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6 July 2009

Intuition: An Important Talent Attraction Tool

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Originally published by recruitingtrends.com

Great resume. Skill set seems to match perfectly with the job description. Previous experience is impressive. This is a great candidate. I’m looking forward to the interview.

Interview is going well. There is not anything I can put my finger on that would lead me to believe that this is not the right candidate for the position. Yet, why am I hesitating? What is that nagging feeling I have?

That’s your intuition talking and you should listen.

We have to use all the tools available to us when attracting talent today. Candidates are for the most part better prepared for your interview than ever before. They know how to respond to those behavioral based and probing questions. Basically, the candidate knows what you want to hear and makes sure to say it.

This is why you need to start flexing your intuition muscle. Intuition is your mind using more than what you are consciously aware of to shape your opinions. With record breaking numbers of applicants for most open positions, the importance of making the right hiring decision has become critical. Companies cannot afford the costs involved in putting the wrong person in a position. This adds extraordinary pressure to the people responsible for attracting talent.

As recruiters, we make less than optimal hiring decisions when we become instinctually disconnected. How many times have you heard a recruiter or manager say “I should have listened to my instincts and never hired that person?”

You strengthen your intuition muscle the same way you strengthen your biceps–by using them. Using this muscle means consciously engaging the natural instincts for success we all have. We all know if we want stronger biceps we can lift weights or do pushups. But there is a difference between knowing and doing. The same principle applies to working out your intuition muscle. You have to make the conscious effort every day to call on and listen to your intuition. We need to find a way to make our intuition a more dependable talent attraction resource.

I suggest following this routine for working out your intuition muscle:

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Each time you speak with a candidate take a few moments before and after the conversation and flex your intuition muscle. Reflect on what your inner voice is saying. What’s that feeling in the pit of your stomach? What’s your intuition telling you? Then have the courage to follow the message.

When you follow this simple intuition workout routine you’ll be better prepared to listen and trust your intuition as part of your talent attraction tool kit. My intuition tells me, if you do this you’ll make better hiring decisions.

5 thoughts on “Intuition: An Important Talent Attraction Tool

  1. This is such an important topic, Wendy- I love the fact that you are putting this out for discussion. My life experience has taught me that intuition is both valuable and valid. I agree that listening and observing are important interviewing skills- you cannot gather very much information if you are doing all of the talking… and this is a lesson I had to learn as a new manager while recruiting. It took me awhile to slow down and let the candidate tell me who they were, rather than drill them down with questions and facts. I think that once I realized this, I instinctively made better hiring decisions.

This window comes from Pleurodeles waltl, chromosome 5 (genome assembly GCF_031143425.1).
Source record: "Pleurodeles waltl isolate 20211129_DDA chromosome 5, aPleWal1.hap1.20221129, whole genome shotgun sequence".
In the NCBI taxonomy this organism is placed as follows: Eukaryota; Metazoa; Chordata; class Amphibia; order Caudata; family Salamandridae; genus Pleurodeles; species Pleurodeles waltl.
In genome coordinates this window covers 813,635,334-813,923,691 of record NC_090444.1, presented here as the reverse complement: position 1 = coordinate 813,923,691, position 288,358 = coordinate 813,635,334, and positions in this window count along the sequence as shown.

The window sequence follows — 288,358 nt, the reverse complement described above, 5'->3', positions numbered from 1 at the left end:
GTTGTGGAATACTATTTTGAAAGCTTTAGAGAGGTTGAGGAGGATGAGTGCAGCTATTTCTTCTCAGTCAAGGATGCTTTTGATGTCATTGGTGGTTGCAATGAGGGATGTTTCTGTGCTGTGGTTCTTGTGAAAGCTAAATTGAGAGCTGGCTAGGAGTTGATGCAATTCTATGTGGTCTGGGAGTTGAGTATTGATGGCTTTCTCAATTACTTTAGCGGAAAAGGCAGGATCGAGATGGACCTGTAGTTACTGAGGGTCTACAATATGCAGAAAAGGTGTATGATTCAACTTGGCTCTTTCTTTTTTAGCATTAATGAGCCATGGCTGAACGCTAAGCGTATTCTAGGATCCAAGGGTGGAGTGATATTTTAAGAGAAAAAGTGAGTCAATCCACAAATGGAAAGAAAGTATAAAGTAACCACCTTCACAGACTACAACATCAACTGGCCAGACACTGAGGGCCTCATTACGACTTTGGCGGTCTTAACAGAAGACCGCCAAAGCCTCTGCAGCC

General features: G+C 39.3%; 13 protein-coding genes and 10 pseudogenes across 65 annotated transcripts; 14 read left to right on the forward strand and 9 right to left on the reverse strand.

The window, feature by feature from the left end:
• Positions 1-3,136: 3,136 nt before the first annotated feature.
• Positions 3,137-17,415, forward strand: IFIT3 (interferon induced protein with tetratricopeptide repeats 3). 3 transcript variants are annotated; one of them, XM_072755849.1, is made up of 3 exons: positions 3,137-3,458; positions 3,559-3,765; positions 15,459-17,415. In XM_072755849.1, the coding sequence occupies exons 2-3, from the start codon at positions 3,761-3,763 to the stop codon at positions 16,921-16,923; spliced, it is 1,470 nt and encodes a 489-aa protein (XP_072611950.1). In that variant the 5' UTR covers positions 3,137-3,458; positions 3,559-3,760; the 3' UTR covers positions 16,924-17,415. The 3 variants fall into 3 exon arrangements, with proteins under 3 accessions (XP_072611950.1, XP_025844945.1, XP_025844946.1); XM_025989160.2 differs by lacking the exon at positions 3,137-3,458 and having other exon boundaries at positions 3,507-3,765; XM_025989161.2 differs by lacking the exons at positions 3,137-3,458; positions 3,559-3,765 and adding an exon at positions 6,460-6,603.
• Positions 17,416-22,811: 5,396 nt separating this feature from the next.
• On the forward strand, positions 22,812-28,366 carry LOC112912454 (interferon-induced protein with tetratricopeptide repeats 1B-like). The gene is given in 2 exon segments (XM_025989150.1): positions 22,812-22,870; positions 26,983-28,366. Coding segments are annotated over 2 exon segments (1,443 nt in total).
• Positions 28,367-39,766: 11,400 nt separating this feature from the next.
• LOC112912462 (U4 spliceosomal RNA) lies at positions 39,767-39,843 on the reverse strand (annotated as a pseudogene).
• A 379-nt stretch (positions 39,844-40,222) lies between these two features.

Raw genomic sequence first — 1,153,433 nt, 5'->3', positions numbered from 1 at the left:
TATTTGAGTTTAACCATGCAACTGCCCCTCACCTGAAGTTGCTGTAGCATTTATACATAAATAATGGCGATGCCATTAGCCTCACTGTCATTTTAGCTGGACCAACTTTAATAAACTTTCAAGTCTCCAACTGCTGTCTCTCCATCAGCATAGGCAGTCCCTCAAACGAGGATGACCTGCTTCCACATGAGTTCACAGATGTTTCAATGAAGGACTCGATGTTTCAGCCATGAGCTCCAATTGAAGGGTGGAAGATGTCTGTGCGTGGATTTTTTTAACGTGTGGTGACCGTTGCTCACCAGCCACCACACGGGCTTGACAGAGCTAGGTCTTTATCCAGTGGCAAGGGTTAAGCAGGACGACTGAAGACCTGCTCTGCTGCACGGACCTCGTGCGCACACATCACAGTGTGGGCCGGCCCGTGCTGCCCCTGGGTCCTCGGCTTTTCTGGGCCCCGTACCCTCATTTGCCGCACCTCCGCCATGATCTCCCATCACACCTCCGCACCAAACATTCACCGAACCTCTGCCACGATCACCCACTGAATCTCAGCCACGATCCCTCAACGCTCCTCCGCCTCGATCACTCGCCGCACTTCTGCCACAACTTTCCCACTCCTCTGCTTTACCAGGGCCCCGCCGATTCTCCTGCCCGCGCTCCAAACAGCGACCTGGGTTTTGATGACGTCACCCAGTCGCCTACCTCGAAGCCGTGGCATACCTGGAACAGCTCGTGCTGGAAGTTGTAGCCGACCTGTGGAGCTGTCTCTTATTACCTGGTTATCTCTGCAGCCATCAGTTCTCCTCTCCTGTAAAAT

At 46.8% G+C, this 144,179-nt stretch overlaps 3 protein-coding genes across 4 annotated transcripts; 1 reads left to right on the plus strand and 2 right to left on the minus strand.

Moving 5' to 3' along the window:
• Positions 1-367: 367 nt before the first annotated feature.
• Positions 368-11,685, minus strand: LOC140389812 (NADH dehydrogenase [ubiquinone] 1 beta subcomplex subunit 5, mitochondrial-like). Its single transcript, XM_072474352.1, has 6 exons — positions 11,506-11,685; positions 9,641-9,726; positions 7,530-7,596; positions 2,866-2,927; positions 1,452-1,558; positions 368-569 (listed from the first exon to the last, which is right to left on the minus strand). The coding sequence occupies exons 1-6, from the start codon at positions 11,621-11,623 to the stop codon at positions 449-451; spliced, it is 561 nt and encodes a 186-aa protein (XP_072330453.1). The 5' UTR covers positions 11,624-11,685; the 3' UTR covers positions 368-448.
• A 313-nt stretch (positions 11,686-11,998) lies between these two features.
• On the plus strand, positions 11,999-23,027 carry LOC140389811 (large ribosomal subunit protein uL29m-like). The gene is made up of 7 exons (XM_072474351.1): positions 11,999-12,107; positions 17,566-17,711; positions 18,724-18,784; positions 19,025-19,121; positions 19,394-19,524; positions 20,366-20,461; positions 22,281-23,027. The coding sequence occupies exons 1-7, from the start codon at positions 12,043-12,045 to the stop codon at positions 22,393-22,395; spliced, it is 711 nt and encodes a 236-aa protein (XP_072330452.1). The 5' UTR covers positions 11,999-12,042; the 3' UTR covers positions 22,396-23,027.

I can recall joining an office as an agent some years ago, and while touring the building I was shown a desk, and I thought: “this is not going to work”. How I wish I listened to my intuition then and not 8 months and many thousand dollars later!

    Thanks for opening up a great topic- I look forward to the conversation.

  2. Thanks Wendy, obviously Sherrie did well with you.

    I have taken a few classes on finding and hiring talent. You are so right when you say “Companies cannot afford the costs involved in putting the wrong person in a position”

    One of the exercises we did gave us a formula for a bad hire, if they are under $100k a year, it is at least a one year salary and over could be 1.5 times their annual salary. When you factor in all the time spent on their salary, training, then re-doing the whole process. Not to mention opportunity cost. I try not to go there, it hurts too much.

    rob

  3. Hi Wendy…I certainly appreciate the discussion as well. Having worked with that Human Capital Scientist and raised by one (as described in the last N), they would argue phonetics in terms of actual validity…by itself, intuition ranks way down the list of accurate prediction (legalities aside). But, used in an acronym, you actually describe various assessments in letters such as N, I and T’s, which when structured, standardized, delivered consistently and fair to all prospects, you do collect valuable, predictive information to make sound selection decisions (sometimes hard to do on every single candidate). So aside from the true definition of the word, my colleagues (and father) would certainly agree with your methodologies

  4. Great post, thanks for sharing. First impressions are probably more important that most people realize. I still think about lessons learned in Gladwell’s “Blink.” The big “test” for me is body language, it speaks volumes to my “intuition.”

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